January 25, 2016

WATERCOLOURING IN MY HOBONICHI


I've been getting questions from my followers regarding the paper Hobonichi uses in their diaries, how thin they are, how they handle watercolour etc, so I thought I'd give a little review on it. I'm no expert, but these are my experiences with using it so far:

When it comes to the usage of watercolour and a few other 'wet' mediums, I can say that the Hobonichi holds up well. There are two definitions when I mean 'well', and this is what I will go into.

Firstly, the Hobonichi paper is great in terms of the fact that most ink does not bleed through to the other side (However, please do try your own pens out in a spare page in your Hobonichi before using it on your actual page in case it bleeds through). When I mean 'bleed through', I mean being able to see ink marks on the other side of the page. You can forget about using Copic markers and any type of alcohol markers though because those will bleed through without a care in the world. When it comes to watercolour, however, mine (Koi and Daler Rowney paints, wet Gelato) have yet to burn through to the other side. That said, because the pages are super thin, some people may get annoyed with the fact that you can see through markings on the other side of the page. I used to get annoyed with this, and is probably why I stopped using one in 2015, but I tend to just roll with it now.

Secondly, the Hobonichi paper is great in terms of its ability to dry flat. If you've used normal 80gsm printer paper with watercolour, you'll notice that once the paper dries, it crinkles up in places where you've placed the paint down. For the Hobonichi, this happens only to a minimal extent. You could actually say that the page basically dries out flat again, and I think this is the true beauty of the Hobonichi paper. BUT, and this is the greatest but of all, in the first few moments of laying down water and paint on the paper, the Hobonichi will warp up much much much more than any usual paper. Just don't freak out, trust me; be patient, let it dry up, and you will see that you panicked for nothing (but of course, wet your paper within limits!), because for some miraculous reason, the paper manages to dry up so much that it will lay out flat again.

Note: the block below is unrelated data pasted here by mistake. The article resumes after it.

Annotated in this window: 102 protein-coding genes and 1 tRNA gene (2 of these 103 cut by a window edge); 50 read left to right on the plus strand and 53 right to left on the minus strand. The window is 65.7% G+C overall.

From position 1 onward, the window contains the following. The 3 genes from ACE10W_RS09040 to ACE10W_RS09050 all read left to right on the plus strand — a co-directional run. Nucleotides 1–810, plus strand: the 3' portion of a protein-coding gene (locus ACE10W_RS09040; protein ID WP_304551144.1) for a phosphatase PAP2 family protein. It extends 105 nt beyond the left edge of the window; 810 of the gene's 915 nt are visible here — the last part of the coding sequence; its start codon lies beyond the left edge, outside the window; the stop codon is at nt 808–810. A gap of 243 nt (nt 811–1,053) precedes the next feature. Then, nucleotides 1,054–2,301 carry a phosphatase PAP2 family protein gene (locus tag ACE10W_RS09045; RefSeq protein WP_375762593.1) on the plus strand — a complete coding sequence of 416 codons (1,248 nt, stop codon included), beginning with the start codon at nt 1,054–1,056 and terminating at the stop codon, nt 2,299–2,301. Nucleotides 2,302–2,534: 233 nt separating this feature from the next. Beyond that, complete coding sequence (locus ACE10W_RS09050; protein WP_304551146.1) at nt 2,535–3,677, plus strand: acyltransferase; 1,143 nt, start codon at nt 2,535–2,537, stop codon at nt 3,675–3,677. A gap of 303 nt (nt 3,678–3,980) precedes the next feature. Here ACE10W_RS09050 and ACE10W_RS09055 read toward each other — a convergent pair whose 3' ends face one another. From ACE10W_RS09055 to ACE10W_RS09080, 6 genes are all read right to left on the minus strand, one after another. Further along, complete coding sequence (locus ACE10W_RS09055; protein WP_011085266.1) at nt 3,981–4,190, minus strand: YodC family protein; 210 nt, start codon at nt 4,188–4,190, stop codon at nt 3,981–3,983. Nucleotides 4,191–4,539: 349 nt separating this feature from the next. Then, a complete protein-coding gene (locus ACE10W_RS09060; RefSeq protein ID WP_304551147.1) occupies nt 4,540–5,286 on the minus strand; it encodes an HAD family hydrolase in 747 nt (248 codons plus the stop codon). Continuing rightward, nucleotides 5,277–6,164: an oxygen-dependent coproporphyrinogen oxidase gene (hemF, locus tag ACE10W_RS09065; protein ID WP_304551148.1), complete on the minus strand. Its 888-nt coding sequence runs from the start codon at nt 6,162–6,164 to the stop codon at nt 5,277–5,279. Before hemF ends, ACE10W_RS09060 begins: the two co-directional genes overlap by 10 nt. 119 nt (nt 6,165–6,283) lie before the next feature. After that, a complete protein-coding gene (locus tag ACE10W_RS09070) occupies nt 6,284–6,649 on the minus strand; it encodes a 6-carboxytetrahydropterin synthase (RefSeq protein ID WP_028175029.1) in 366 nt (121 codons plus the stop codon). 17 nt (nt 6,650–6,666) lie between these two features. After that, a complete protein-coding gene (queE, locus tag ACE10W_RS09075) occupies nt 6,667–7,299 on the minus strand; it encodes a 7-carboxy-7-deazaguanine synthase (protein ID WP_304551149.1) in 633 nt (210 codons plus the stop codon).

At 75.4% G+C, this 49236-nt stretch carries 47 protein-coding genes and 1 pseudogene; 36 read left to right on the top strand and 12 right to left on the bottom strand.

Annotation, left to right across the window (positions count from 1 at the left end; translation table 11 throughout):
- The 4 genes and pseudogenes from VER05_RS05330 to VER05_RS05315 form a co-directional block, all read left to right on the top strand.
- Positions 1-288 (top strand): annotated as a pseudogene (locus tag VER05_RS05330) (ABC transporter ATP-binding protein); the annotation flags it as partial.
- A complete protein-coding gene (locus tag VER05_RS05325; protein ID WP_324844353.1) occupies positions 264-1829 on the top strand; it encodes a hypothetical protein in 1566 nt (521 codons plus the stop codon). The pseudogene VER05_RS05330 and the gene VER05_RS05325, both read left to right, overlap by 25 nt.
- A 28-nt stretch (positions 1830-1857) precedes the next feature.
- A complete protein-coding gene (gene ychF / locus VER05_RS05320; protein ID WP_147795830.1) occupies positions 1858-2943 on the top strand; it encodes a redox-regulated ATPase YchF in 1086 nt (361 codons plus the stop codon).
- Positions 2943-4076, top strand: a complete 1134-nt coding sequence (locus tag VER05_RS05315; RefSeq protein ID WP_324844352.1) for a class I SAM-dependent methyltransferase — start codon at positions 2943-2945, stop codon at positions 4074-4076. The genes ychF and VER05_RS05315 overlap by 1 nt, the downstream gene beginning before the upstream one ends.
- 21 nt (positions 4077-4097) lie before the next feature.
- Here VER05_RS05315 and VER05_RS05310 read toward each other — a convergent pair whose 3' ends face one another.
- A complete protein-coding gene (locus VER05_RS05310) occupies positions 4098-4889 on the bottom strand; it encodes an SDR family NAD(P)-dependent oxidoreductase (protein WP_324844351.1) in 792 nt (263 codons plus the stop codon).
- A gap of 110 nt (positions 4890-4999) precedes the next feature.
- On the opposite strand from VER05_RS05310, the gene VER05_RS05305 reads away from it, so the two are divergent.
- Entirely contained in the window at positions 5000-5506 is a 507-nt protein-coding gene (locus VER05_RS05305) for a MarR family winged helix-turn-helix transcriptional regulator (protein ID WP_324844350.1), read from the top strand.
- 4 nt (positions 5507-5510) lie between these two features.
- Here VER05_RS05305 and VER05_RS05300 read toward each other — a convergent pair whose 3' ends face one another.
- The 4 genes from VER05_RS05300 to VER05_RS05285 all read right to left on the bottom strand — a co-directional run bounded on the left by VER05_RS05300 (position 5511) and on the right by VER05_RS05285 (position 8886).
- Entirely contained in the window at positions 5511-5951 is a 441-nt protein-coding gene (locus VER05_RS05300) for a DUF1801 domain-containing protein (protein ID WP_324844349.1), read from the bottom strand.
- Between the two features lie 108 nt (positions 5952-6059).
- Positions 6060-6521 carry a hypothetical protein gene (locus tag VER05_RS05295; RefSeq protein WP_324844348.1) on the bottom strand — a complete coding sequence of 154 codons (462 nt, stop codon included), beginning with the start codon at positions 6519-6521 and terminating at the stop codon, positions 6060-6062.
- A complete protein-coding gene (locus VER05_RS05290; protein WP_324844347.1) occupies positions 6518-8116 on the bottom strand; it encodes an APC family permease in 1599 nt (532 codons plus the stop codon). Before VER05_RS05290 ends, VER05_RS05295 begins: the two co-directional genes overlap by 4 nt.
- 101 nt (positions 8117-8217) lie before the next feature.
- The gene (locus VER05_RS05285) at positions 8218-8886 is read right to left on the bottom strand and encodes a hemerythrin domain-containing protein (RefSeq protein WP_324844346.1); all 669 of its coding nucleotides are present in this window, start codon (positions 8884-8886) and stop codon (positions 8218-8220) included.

Anyway, here are some examples of spreads I currently have in my Hobonichi. Below is a spread I did using Gelato (some parts wet, some parts dry) and watercolour paint:


While the next spread, I used purely watercolours for the splattered looking background and a stamp with brown Kaisercraft ink.



Here's how the latter page looks like when it's nice and dried:

It does flatten out quite nicely, doesn't it?

So look, don't be afraid to wet your pages. Experiment. Let your creativity flow. I used to be afraid of using my Hobonichi and ruin its pretty clean pages, but once I made the initial marks on it with paint, it has morphed into my art journal, and I love it. I'm able to let myself go on those pages without knowing the actual outcome and learning from the experience at the end. Try not to pressure yourself so much into creating beautiful masterpieces every time. Besides, it's your journal, not anyone else's.

To sum up, here are just some sample pages from my Hobonichi so far:




Hope this proved useful!

2 comments:

  1. 1. This is a really neat idea. 2. Your pictures are so pretty! :)

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    1. Hahah thanks dear!
      Much love!

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